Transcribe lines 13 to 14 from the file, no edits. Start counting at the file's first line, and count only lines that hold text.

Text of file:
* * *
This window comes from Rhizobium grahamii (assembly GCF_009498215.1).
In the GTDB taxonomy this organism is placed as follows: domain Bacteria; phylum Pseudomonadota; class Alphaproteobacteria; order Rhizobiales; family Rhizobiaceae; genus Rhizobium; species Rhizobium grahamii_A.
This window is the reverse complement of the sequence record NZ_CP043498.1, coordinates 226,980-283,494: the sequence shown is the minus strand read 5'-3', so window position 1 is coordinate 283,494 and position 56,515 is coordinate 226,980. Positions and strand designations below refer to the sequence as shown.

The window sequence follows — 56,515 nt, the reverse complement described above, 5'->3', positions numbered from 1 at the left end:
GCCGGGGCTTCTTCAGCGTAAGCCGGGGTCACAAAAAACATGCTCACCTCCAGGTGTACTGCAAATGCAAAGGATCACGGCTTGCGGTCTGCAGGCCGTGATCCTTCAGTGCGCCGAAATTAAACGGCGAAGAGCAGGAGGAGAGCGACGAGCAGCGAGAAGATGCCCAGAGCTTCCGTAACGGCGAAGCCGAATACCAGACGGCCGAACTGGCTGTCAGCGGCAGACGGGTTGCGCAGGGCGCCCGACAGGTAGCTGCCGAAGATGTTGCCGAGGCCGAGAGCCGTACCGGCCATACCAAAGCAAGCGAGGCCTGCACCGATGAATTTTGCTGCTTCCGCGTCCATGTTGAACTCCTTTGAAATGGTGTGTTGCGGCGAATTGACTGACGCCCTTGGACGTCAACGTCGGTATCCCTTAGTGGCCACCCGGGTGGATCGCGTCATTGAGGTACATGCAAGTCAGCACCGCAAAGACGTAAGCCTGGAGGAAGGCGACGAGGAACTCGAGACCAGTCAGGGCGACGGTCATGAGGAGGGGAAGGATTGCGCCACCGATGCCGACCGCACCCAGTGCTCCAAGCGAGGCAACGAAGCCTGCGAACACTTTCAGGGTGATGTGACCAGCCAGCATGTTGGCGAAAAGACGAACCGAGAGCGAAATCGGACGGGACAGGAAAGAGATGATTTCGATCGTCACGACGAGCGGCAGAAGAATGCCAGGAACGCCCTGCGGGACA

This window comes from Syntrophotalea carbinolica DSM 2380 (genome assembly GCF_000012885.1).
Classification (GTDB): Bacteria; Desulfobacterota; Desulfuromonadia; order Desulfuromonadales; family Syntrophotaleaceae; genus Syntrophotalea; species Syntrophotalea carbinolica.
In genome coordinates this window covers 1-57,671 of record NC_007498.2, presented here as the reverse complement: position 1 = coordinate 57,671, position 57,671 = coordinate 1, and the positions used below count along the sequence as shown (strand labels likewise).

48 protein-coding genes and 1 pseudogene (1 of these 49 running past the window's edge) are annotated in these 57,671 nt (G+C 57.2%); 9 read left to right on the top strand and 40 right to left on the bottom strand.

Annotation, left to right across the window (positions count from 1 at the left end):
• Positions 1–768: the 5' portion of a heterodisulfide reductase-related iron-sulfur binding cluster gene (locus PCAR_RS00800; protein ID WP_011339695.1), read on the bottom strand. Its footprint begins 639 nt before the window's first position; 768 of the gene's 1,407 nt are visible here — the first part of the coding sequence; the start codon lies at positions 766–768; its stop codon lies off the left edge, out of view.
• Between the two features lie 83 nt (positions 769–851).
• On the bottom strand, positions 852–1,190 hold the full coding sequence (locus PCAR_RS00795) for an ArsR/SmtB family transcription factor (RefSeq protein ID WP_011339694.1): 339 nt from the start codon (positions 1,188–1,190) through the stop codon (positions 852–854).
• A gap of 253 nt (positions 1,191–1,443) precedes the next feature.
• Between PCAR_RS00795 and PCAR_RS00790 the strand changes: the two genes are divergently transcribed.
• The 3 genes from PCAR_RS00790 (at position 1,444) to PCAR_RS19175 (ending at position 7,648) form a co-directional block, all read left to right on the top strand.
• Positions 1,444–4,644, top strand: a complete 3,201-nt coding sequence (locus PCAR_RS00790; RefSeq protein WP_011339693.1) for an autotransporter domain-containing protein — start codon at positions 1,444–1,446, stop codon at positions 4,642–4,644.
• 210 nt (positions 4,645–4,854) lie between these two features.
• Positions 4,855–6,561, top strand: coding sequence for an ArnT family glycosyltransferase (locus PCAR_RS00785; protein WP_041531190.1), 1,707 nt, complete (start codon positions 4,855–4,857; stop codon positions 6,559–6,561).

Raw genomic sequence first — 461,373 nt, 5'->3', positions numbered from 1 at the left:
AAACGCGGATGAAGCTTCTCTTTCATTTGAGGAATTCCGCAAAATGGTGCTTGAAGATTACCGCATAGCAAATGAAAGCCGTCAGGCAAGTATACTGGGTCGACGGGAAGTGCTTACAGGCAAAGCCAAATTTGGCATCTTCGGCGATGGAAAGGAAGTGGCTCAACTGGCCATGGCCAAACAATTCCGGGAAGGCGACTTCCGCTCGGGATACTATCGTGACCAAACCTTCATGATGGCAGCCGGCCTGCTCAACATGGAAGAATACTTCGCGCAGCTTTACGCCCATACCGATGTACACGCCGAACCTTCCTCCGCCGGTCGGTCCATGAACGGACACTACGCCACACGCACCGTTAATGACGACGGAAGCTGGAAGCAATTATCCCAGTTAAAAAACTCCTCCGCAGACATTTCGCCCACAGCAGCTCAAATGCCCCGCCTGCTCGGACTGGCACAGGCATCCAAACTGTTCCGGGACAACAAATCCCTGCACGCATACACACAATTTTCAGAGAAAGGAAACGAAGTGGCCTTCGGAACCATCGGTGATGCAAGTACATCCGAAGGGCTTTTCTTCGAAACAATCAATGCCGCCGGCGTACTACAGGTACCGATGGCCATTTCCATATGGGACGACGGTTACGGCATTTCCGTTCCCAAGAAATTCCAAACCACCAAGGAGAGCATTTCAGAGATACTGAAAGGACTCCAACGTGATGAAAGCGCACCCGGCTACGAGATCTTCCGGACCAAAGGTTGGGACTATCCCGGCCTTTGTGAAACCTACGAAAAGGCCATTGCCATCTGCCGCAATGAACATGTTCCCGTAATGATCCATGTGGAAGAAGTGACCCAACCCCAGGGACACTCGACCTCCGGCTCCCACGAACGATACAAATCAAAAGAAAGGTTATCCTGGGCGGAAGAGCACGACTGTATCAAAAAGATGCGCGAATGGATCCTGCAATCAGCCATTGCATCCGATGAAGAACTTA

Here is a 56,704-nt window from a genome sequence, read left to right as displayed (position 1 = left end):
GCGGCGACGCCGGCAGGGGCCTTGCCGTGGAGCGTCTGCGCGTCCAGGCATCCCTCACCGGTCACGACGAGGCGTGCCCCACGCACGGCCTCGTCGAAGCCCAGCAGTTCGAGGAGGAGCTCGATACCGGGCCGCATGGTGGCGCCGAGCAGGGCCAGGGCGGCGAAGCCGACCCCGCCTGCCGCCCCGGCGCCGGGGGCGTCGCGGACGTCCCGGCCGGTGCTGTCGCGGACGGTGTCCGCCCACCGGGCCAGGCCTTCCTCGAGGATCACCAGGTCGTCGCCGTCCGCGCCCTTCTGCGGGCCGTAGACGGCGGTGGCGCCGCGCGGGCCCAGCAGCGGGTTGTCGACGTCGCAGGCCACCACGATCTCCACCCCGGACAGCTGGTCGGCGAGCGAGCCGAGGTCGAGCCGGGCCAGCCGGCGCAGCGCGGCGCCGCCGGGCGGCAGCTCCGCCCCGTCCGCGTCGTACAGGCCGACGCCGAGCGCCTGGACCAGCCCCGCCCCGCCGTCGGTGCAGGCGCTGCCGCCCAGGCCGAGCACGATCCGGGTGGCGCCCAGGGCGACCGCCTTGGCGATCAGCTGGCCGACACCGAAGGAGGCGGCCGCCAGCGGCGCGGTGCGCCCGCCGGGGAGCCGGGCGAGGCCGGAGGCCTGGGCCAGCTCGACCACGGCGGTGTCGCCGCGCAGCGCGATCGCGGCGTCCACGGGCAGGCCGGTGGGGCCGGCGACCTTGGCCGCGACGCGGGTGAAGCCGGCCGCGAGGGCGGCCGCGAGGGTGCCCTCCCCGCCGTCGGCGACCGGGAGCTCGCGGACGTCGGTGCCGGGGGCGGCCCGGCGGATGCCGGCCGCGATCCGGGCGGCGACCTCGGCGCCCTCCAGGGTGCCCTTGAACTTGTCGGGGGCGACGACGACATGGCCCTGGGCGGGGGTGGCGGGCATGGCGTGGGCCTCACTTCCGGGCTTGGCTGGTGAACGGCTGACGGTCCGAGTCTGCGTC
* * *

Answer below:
• On the bottom strand, positions 852–1,190 hold the full coding sequence (locus PCAR_RS00795) for an ArsR/SmtB family transcription factor (RefSeq protein ID WP_011339694.1): 339 nt from the start codon (positions 1,188–1,190) through the stop codon (positions 852–854).
• A gap of 253 nt (positions 1,191–1,443) precedes the next feature.